By Jo Maitland 3Com Corp has set up an ISP that it hopes will spur business people on the move to check email and browse the internet. In turn, the struggling network vendor expects this will boost demand for its Palm computer and turn around its souring stock price and weak first-quarter earnings. The new […]
By Jo Maitland
3Com Corp has set up an ISP that it hopes will spur business people on the move to check email and browse the internet. In turn, the struggling network vendor expects this will boost demand for its Palm computer and turn around its souring stock price and weak first-quarter earnings. The new venture, called OpenSky and based in Palo Alto, California, is jointly owned by 3Com and Aether Technologies, a Maryland-based company specializing in wireless data services for large companies. Last year, 3Com took a $6m investment in Aether and this is the first time the two have made a joint announcement since the funding.
In conjunction with mobile phone companies and service providers across the US, OpenSky will offer wireless data services such as email, news, stock quotes and sports updates to mobile phones, PDAs and paging devices. The first services are scheduled to be available to customers by the end of the year. Neither company would disclose how much they are investing in OpenSky until they announce further funding and the first round of carrier partners this summer. The services will be co-branded like TCI@Home.com , with the service provider and OpenSky doing joint marketing initiatives.
OpenSky will combine 3Com’s web clipping technology with Aether’s AIM.net wireless connectivity middleware. Web clipping is a way of simplifying and condensing information on a web site so that it can be downloaded onto a Palm device or Windows CE platform. AIM.Net comprises server-based software that can hook into Windows NT or Unix or any internet based device to extract information and send it to the transport layer that sits on the client – a Palm device, Windows CE machine, pager or mobile phone. Mike Dolbec, VP of business development at 3Com, said that carriers have been after a managed service that would allow people to get access to email, but they didn’t want to get locked into one device, which is why the services will be available for both the Palm and its number one competitor, Windows CE.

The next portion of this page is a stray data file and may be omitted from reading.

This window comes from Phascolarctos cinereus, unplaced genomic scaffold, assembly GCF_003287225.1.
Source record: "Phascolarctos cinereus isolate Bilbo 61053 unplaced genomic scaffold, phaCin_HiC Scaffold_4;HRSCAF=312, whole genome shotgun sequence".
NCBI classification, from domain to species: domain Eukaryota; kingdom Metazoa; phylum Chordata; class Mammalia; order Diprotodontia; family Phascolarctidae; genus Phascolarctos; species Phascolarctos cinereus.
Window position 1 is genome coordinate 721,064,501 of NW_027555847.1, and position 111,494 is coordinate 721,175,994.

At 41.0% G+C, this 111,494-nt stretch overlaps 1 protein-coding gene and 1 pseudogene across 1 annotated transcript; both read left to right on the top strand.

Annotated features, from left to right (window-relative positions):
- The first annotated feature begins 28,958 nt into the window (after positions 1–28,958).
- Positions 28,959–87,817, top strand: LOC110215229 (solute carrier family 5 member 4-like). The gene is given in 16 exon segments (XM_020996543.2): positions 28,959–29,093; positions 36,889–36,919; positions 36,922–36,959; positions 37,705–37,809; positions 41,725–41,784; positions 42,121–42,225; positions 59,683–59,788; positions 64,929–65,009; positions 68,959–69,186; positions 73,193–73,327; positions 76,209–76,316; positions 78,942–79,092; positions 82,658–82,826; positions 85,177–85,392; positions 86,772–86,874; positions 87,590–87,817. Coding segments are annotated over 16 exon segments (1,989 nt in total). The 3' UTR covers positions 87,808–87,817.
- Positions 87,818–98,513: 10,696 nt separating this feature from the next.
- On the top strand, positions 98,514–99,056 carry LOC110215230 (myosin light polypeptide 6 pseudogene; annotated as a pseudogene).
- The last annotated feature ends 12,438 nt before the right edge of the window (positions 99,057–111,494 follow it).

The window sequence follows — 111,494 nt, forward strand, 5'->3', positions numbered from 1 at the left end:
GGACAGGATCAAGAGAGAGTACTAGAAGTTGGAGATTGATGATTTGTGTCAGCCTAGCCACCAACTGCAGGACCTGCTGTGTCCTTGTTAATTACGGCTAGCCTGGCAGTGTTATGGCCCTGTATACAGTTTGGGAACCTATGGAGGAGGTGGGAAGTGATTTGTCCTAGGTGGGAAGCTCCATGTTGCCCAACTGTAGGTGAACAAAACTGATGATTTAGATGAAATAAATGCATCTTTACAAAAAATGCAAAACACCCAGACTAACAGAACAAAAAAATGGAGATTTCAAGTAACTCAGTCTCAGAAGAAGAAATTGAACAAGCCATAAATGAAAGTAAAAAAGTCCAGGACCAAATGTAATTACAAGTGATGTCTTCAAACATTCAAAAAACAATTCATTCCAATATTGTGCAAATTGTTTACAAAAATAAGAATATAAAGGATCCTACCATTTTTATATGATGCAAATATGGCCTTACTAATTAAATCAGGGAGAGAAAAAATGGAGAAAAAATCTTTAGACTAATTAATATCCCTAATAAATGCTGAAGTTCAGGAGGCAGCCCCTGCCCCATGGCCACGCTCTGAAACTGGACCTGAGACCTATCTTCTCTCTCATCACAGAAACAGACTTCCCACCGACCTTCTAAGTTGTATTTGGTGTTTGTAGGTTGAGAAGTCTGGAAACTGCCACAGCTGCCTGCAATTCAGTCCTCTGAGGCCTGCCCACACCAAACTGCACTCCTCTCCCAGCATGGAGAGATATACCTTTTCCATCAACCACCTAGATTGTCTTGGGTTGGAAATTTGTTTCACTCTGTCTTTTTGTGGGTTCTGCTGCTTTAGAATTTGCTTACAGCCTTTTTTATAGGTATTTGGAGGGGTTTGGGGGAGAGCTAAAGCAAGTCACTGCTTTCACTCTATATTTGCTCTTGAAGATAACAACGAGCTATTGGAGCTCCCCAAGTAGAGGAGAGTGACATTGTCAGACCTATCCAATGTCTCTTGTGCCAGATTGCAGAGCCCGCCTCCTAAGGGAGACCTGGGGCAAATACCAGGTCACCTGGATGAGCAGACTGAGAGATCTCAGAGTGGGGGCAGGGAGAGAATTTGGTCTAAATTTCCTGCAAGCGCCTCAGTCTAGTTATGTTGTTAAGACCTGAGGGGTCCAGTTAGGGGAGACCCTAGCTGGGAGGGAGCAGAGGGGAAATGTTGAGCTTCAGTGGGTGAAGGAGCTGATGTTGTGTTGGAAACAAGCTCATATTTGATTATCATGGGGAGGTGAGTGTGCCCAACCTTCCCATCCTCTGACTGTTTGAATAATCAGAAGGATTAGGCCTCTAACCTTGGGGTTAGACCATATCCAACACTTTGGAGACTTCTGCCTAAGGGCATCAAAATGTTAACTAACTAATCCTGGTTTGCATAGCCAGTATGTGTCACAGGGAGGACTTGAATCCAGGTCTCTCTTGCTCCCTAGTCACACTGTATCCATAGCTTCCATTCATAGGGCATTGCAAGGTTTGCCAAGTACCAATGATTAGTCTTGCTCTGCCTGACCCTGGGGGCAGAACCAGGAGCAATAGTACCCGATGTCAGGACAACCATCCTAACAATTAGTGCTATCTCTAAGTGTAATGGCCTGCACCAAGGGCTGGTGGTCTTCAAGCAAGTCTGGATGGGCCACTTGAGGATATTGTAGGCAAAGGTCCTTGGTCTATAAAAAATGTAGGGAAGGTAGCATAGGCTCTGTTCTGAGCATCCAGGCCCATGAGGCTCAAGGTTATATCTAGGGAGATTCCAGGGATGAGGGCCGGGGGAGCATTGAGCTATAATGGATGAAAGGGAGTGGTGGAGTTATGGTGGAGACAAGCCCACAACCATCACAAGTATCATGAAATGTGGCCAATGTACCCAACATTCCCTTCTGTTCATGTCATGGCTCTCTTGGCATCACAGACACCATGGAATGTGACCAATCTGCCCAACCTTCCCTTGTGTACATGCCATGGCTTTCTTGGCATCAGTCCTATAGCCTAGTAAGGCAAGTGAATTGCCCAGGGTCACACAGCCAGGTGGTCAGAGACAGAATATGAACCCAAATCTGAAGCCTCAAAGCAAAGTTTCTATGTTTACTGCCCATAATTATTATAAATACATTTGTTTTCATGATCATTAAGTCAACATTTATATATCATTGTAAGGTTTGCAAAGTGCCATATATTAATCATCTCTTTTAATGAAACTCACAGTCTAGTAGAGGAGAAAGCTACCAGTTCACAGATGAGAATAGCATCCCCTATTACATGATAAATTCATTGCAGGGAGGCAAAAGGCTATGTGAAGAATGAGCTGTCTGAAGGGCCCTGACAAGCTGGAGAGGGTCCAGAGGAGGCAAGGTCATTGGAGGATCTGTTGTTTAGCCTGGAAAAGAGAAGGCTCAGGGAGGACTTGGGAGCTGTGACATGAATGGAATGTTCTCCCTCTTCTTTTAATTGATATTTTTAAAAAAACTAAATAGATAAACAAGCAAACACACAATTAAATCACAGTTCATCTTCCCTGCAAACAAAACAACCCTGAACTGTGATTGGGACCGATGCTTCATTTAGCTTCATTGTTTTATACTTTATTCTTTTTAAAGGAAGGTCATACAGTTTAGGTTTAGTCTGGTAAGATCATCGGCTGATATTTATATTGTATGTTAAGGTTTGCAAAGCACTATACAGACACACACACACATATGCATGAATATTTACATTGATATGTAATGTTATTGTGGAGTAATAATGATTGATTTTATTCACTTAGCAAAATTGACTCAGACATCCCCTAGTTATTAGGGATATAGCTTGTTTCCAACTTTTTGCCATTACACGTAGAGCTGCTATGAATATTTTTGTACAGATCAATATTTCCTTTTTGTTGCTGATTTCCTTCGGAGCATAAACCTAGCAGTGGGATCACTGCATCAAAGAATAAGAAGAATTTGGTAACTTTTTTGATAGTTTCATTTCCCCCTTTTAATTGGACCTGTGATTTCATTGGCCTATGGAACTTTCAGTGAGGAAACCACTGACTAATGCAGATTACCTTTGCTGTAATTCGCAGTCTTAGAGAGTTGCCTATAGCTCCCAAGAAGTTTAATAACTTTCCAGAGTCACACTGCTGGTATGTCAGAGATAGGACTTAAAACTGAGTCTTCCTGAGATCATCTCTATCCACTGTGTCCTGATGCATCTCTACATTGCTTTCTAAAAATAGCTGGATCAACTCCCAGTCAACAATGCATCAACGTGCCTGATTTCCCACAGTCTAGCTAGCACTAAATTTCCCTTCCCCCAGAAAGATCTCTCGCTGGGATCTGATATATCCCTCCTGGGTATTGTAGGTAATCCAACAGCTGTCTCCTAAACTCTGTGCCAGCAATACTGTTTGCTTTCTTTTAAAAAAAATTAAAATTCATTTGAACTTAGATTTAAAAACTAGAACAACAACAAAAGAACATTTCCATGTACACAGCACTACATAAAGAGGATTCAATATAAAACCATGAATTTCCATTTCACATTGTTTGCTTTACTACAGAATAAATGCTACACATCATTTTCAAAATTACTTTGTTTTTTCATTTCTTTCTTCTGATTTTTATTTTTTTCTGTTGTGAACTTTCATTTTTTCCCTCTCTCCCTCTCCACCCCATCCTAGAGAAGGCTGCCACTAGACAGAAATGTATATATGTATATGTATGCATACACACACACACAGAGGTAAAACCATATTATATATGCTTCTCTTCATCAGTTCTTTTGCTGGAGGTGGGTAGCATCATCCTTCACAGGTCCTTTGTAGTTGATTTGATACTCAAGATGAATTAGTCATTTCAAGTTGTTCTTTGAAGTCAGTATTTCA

Also involved in the new startup will be software developers from SmartCode, which 3Com acquired for $17.5m in February this year. 3Com bought the French company primarily for its skill in writing data applications for mobile phones and wireless devices and for its relationships with the mobile phone manufacturers in Europe. So far, OpenSky has 15 developers headed up by Patrick McVeigh, former VP of sales for 3Com’s Palm computing division but the companies would not say how many from each firm would be working for the new organization. While SmartCode’s technology and skill set appears to compliment what the new organization is trying to do, other areas of 3Com’s Palm strategy are more murky.
Last week, the network vendor announced it would be porting the Palm platform to a new cut down version of Sun Microsystems’ Java technology called Java 2 platform, micro edition. The aim of this, the companies said, was for wireless access to corporate email, back office applications and the internet, which would seem to be exactly what the software from Aether Technologies does. 3Com’s, Mike Dolbec disagreed, that’s like comparing apples with oranges, he said but admitted one of the main reasons the company decided to create OpenSky as a separate company outside of 3Com, rather than just acquire it was to, keep it apart from the Palm Computing Business. This seems a little confused considering the reason 3Com has set up OpenSky in the first place is to grow the infrastructure for the Palm business. He said the new company would be able to move faster, be more focused and adapt to change quicker than a large organization.
Another service from 3Com that seems to clash with the OpenSky operation is Palm.Net, a wireless service the company launched with the Palm VII in May. This enables users to get information from the internet using web clipping, to conduct e-commerce transactions and send and receive instant messages, according to 3Com. Content providers include ABCNEWS.com, E*TRADE, MasterCard, Mo
viefone.com, Ticketmaster, Travelocity.com and the The Wall Street Journal Interactive Edition among others. Dolbec told ComputerWire: At one level they do the same thing, but when we launched Palm.Net, which had been in development for two years, the market and demand for new devices and services had boomed so we took the decision to offer customers even more choice with the launch of OpenSky.
3Com has clearly realized its road to salvation is through its Palm computing platform, Brendan Hanningan, analyst with Forrester Research said: This new initiative OpenSky, or rather Pie-in-the-Sky, is the most radical departure yet for the Silicon Valley hub and router company and it would seem they are going about re-inventing themselves in the most muddled and haphazard way.